Older women hit harder by debt

Older women are much more likely to have financial problems and debt than older men, according to new research, with insecure, low-income jobs and divorce being key factors.

 

Women aged 55 years and older are more likely to have financial problems than older men – particularly those women living on low incomes who are separated or divorced, according to new research from the University of Manchester.

The research, published in the journal Ageing and Society, shows that amongst women aged between 55 and 64, those in routine and semi-routine occupations such as care workers, shop assistants and cleaners were much more likely to state that they were having financial difficulties compared to those in managerial jobs – 52%, compared to 24%.

Personal debt is at record levels in the UK and 17% of pensioners live in relative income poverty. Drawing on survey data and interviews with older women in debt, the researchers Kingsley Purdam and Jennifer Prattley also found that 44% of women aged 65 years and older who were divorced reported having difficulties ‘keeping up with bills and credit commitments’, compared to 19% of married women.

They say many of the women in debt had kept their financial problems hidden due to fear and shame and all of them had made financial sacrifices to support their children. Some of the women were being threatened with eviction and were reliant on food banks and the debts were affecting their relationships and health.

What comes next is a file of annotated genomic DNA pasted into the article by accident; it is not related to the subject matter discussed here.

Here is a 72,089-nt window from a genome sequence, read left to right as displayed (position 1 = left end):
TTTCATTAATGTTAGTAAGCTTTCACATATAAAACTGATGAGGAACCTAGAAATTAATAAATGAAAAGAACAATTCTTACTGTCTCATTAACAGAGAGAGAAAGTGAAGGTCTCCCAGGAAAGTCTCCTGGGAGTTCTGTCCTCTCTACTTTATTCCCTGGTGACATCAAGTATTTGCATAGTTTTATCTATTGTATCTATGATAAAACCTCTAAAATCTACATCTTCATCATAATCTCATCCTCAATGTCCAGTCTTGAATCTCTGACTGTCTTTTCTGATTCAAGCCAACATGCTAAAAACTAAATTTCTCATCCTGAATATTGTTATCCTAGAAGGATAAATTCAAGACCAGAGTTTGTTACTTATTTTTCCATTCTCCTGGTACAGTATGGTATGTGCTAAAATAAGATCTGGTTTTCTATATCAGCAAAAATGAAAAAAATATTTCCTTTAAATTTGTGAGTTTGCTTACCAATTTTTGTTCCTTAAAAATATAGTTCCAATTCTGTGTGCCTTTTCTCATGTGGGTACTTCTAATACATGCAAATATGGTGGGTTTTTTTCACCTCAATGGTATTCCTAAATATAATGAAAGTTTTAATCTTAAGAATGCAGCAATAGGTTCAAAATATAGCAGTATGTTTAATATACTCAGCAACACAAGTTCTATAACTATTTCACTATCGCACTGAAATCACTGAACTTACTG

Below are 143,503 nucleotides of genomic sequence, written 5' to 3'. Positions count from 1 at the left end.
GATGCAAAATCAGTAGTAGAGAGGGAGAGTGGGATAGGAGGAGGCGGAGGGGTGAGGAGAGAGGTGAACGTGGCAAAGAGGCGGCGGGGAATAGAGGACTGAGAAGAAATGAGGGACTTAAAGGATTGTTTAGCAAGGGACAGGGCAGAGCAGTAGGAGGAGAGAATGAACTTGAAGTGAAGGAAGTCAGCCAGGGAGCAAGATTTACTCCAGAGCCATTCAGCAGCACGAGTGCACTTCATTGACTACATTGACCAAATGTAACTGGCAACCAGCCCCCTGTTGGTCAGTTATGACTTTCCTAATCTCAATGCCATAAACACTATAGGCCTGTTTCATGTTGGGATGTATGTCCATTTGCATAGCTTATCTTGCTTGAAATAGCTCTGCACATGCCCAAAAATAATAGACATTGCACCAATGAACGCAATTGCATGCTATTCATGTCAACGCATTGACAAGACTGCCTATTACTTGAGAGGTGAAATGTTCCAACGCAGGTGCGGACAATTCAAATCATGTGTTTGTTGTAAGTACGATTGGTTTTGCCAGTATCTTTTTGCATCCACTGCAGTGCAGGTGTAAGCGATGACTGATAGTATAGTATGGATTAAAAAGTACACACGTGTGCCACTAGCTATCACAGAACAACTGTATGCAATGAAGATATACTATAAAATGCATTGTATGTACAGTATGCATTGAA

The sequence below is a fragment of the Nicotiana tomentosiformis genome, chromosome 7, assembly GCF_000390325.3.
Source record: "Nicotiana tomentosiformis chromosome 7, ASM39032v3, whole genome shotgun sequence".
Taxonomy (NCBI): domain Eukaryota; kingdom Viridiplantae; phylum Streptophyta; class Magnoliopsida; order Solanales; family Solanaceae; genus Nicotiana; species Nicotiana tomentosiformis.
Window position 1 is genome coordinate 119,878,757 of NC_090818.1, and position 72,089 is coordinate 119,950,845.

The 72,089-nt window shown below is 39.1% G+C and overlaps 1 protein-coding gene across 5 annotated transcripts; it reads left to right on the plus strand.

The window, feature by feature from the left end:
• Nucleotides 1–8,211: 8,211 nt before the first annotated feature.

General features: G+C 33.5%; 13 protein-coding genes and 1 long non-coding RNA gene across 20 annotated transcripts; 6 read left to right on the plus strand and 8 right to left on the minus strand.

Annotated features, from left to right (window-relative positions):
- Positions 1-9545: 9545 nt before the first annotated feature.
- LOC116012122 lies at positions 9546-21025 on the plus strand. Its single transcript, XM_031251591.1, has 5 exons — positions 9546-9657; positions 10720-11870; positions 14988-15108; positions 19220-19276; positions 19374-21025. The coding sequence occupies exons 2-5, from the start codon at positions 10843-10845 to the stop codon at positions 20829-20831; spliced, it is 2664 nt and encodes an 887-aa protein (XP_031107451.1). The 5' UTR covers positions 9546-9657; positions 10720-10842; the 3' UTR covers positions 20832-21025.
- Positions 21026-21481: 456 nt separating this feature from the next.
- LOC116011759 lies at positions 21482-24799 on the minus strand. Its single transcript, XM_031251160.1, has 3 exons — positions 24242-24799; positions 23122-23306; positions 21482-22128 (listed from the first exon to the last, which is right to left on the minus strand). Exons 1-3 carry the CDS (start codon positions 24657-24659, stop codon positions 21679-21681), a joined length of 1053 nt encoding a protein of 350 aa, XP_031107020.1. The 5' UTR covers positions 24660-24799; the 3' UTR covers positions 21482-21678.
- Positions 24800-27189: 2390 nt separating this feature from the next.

A lack of employment and low pay were key factors linked to being in debt and some of the women had been subject to coercive control and economic abuse by their former partners.

“The financial problems faced by older women are linked to issues of long-term poverty, precarious employment, low pay, high-interest credit and coercive control within relationships,” said Kingsley Purdam.

“Many have spent their lives in low-paid jobs and juggling debts, usually as a result of trying to provide for their families.

“It is vital that pension reforms, changes to minimum wage rates, new divorce and domestic abuse legislation and welfare policies take account of the circumstances of separated, divorced and widowed older women.”



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